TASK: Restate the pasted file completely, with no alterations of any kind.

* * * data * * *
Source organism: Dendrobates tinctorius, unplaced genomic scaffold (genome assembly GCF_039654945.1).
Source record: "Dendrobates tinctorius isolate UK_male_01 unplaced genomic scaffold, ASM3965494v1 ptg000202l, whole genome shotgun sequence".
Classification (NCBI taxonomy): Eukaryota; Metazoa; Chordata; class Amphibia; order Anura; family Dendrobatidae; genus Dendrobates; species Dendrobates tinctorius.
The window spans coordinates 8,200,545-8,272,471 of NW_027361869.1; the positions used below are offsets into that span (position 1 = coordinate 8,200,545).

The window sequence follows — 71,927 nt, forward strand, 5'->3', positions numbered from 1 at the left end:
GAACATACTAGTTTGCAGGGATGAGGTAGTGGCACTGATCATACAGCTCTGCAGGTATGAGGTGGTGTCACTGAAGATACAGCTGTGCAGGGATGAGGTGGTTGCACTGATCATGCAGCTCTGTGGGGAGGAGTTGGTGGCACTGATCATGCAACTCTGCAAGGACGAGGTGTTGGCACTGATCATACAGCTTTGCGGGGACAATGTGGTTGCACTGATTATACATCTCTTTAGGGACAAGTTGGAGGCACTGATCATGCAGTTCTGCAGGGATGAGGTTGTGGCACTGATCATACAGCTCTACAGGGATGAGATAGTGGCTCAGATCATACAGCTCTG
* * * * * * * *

Source organism: Dendrobates tinctorius, unplaced genomic scaffold (genome assembly GCF_039654945.1).
Source record: "Dendrobates tinctorius isolate UK_male_01 unplaced genomic scaffold, ASM3965494v1 ptg000202l, whole genome shotgun sequence".
Classification (NCBI taxonomy): Eukaryota; Metazoa; Chordata; class Amphibia; order Anura; family Dendrobatidae; genus Dendrobates; species Dendrobates tinctorius.
The window spans coordinates 8,200,545-8,272,471 of NW_027361869.1; the positions used below are offsets into that span (position 1 = coordinate 8,200,545).

The window sequence follows — 71,927 nt, forward strand, 5'->3', positions numbered from 1 at the left end:
GAACATACTAGTTTGCAGGGATGAGGTAGTGGCACTGATCATACAGCTCTGCAGGTATGAGGTGGTGTCACTGAAGATACAGCTGTGCAGGGATGAGGTGGTTGCACTGATCATGCAGCTCTGTGGGGAGGAGTTGGTGGCACTGATCATGCAACTCTGCAAGGACGAGGTGTTGGCACTGATCATACAGCTTTGCGGGGACAATGTGGTTGCACTGATTATACATCTCTTTAGGGACAAGTTGGAGGCACTGATCATGCAGTTCTGCAGGGATGAGGTTGTGGCACTGATCATACAGCTCTACAGGGATGAGATAGTGGCTCAGATCATACAGCTCTG